Military Justice Legislation Amendment Bill – Second Reading – Video 2
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Military Justice Legislation Amendment Bill – Second Reading – Video 2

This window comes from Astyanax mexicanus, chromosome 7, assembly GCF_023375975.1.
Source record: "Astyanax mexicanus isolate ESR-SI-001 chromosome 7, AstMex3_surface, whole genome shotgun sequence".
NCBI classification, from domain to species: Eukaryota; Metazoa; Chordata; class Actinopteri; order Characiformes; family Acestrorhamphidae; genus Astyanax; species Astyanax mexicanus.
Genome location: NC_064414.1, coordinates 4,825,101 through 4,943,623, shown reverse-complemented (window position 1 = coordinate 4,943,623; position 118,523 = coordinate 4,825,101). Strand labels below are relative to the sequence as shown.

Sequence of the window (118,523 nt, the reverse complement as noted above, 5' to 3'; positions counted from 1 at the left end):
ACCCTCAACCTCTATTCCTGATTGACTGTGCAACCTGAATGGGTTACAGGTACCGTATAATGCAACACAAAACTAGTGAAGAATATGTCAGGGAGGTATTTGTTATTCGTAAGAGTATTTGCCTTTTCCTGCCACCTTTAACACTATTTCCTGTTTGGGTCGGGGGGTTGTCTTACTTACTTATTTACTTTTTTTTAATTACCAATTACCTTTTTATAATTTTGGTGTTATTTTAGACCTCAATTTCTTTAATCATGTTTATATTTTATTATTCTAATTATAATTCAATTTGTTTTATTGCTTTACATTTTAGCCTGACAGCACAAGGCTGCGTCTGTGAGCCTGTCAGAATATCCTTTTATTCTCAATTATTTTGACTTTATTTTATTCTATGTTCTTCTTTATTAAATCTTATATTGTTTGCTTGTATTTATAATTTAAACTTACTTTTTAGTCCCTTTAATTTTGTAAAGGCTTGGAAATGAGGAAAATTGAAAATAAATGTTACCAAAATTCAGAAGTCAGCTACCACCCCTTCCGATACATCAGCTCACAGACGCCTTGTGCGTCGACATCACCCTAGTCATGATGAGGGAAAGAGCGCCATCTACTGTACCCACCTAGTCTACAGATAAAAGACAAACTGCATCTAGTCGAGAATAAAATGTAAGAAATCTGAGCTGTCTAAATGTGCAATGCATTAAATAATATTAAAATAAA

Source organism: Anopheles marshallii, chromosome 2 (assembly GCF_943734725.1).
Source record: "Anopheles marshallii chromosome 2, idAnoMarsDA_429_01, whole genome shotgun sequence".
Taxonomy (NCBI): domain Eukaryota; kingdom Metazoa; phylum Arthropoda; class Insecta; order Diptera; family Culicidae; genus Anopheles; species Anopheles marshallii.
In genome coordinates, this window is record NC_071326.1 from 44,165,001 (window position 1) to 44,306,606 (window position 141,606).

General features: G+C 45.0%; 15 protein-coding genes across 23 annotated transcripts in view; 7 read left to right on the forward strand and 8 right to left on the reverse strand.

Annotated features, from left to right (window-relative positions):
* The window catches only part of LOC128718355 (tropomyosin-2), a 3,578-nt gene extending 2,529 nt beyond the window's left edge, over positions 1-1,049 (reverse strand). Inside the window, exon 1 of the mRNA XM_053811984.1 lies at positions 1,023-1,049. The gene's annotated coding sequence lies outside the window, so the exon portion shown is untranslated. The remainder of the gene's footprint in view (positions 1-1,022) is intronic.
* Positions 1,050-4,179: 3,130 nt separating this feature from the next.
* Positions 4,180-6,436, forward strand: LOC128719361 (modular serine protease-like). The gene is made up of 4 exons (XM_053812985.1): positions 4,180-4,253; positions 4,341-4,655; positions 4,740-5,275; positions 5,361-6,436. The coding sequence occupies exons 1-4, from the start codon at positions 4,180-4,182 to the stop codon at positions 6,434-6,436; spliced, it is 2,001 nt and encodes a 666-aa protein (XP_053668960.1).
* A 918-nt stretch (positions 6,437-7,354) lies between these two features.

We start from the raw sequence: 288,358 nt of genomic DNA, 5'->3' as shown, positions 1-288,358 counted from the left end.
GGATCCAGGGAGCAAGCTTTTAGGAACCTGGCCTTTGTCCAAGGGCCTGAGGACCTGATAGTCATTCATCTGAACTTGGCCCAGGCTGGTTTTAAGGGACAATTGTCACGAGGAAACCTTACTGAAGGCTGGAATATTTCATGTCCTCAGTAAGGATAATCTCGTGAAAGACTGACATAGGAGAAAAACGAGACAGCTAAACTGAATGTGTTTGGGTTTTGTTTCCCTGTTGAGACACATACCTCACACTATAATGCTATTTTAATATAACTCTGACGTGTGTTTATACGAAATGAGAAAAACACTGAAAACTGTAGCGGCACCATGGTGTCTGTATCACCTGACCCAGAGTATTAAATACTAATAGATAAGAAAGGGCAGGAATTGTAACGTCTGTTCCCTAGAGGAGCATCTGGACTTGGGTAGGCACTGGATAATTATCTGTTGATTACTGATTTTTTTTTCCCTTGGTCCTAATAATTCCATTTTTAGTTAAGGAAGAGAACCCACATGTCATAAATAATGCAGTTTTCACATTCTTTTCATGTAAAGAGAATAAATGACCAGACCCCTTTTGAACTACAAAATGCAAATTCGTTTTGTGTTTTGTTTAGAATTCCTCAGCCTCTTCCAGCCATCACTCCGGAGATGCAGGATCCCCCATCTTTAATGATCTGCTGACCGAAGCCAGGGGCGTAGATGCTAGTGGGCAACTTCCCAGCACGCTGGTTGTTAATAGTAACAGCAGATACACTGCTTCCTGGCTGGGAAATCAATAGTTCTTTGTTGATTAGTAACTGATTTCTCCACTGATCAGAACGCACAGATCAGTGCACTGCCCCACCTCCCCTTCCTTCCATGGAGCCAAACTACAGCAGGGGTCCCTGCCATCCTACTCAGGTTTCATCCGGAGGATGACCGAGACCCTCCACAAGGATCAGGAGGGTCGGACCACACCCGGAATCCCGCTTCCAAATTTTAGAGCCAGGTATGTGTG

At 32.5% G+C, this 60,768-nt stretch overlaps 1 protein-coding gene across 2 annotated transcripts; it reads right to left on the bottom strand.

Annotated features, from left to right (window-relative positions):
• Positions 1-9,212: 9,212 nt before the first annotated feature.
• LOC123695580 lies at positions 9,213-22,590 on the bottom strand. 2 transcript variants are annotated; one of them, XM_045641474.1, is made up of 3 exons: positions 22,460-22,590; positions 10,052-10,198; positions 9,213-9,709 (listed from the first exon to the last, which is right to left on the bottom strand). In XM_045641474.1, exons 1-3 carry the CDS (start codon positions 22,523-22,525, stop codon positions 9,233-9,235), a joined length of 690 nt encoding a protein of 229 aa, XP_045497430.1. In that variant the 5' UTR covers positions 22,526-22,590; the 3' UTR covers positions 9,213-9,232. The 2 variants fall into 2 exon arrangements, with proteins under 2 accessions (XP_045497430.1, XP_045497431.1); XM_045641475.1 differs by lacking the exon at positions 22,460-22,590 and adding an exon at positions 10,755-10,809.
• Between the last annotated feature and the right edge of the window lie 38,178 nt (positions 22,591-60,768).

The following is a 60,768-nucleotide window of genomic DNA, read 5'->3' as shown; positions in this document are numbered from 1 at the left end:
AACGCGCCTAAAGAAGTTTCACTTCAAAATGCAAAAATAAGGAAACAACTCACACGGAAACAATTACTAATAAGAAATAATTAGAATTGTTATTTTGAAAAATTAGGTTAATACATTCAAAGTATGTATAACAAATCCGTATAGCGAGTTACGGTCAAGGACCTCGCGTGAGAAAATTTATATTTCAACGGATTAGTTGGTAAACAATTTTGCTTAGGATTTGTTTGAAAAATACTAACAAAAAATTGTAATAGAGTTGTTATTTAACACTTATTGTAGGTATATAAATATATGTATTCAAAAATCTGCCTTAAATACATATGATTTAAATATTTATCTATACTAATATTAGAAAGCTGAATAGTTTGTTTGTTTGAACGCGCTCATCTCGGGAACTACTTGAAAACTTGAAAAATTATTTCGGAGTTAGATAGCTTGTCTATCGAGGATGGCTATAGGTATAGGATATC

Chairman Simon O’Connor I commend this bill to the house I call Simon O’Connor Thank You Madame chair can I acknowledge the minister who’s just resumed his seat for taking this bill through the house and here tonight as we discuss the Military Justice legislation amendment bill number two acknowledge his support and work and will actually ignore it a bit further the SOP which has been I understand tabled a couple of days ago around the involvement of causes and I’ll talk a little bit about that because it was part of the most well not this is the most critical but the the element within the Select Committee which took out most of our time of how we rightly aligned this justice legislation with wider justice activities so thanks to that minister to mark Mitchell as well his predecessor who had began work on this I think this sort of legislation shows the cooperation that moves across the house and I think that’s a positive thing not only for the house but certainly for the men and women of our armed forces who deserve our support look the Select Committee worked hard on this it was a quite a small piece of legislation per se but one that did occupy quite a bit of time of the committee as the minister noted there were four submissions but they were quite involved submissions themselves so I just want to acknowledge those who took the opportunity to present to us the advisors from the Defense Force who worked with us and of course everyone else involved likes a PCO I’m always very conscious as the chair of the committee that I stand alongside excellent members of parliament and if I might even more excellent advisers who you know give us their assistance so thanks to them it’s no surprise that national supports this bill ultimately what it does is align military justice with what we’re familiar with in the civilian justice context obviously allowing for some points of difference but fundamentally trying to bring them into line and one of the most critical elements is around victims rights to make sure that those who are victims of a crime within the military just sitting enjoy if that’s the right word but enjoy the same opportunities as one would in the civilian jurisdiction so something because so I’m always someone gets simple simple as a concept not in the nature of what’s happened to someone but that if something’s happened within the military justice system that someone is about to go on to bail all the like will be informed about in other words the victim will will get to know about and I think that’s quite important the victim will have the right to be consulted and so forth so again they these are things which in the civilian context we’ve taken for granted arguably and now through this bill we’re modernizing the forces discipline act and the court-martial sector to make this possible also the court martials Appeals Act so importantly madam chair this is an omnibus bills are the changes in this particular legislation flows through to at least three of those small other elements have gone through one of them is around the notice of judicial appointments at the moment the notices have to be advertised by the Chief of Defence Force but he or she doesn’t actually have any say in that they’re not the one doing the appointments it’s a bit of an anomaly so we’re updating the the law there that whoever makes the appointment actually does the Gazette it’s a small thing that a relative one the area we’re probably most of the discussion has occurred as around the the fitness to stand trial and as the minister noted it’s usually around some sort of impairment primarily mental but could be physical but if someone’s not able to to stand trial so the Select Committee took quite a bit of time around this not because of the essence of what had to occur but what was to be the right and proper procedure for ourselves as a committee to update and amend this piece of legislation correctly to do what was our responsible job but also very conscious that simultaneously the justice committee was looking at changes in this exact same area which had effects on the civilian side of things and to put it really simply the Foreign Affairs defense and trade committee did not want to make changes around the fitness to stand trial that may end up contradicting what the Justice Committee came back with to put it in a different way the changes that justice was going to do in its domain flow in to this military aspect that’s the whole at point of this amendment bill so the committee decided not to change the legislation or rather not to propose a change in the legislation when we reported back instead we wrote in our report a fairly fulsome explanation of the dynamics where we had landed and encouraged the minister to I suppose in good faith but also I think we know his character enough that he would listen to what we had to say and encouraged him to put at the Committee of the Whole House stage a supplementary order paper which I’m pleased to see has happened and the long and the short around this fitness to stand trial is just to get the the process order incorrect the minister elaborated on this but the the first element is if someone is accused of a crime within the military space decisions have to be made whether or not not whether they’re able to stand trial but whether there’s enough evidence to go to trial I think that was noted as the involvement inquiry so basically we’re asking if all of this passes through the house that a person accused of a crime is judged first and foremost or initial judgments of prima facie elements did they commit the crime is there enough evidence for this to proceed if that is the case then the question of a person’s impairment physical mental or otherwise can be judged not the other way around in other words if someone’s accused of something simply claiming a mental impairment and someone saying oh yes you do we’re not going to have you stand trial has not been seen as fair and particularly not fair to the victims who say well hold on a moment could there at least be some acknowledgement that there was at least a case here so we’re following in line with what the Justice committees come in with or rather the SOP that the minister has tabled that a person will in effect be accused those making the decision the judges will see whether or not or the tribunal will decide whether there’s sufficient evidence to continue and if there is then the competency or the fitness of the person will be decided look a couple of other very small things that’s been introduced someone now can object to a military member in other words there’s someone who’s going to be doing the trial that actually there’s an opportunity they hold on they shouldn’t for x y&z reasons obviously it’s up to the courts marshal to decide but there’s now provision for an objection and the onus of proof as well has has changed a little bit so it’s ultimately now for the the prosecution to prove that a person is guilty not so much that the person being accused has to prove that they’re innocent so good changes as I say relatively simple only insofar as they reflect what we’ve become used to in the civilian space so I think it’s a positive step forward so can I end by returning to where I started which is thinking all of those involved particularly our officials and visors those who took the opportunity to engage the committee and to then think the Minister for honoring I think the spirit of what the committee asked that a supplementary OTO paper be tabled and and make this well in line with other legislation and with that I commend this bill to the house the question is that the motion be agreed to I call the Honourable Willie Jackson I can’t I made him speaker kill okay sorry I just want to say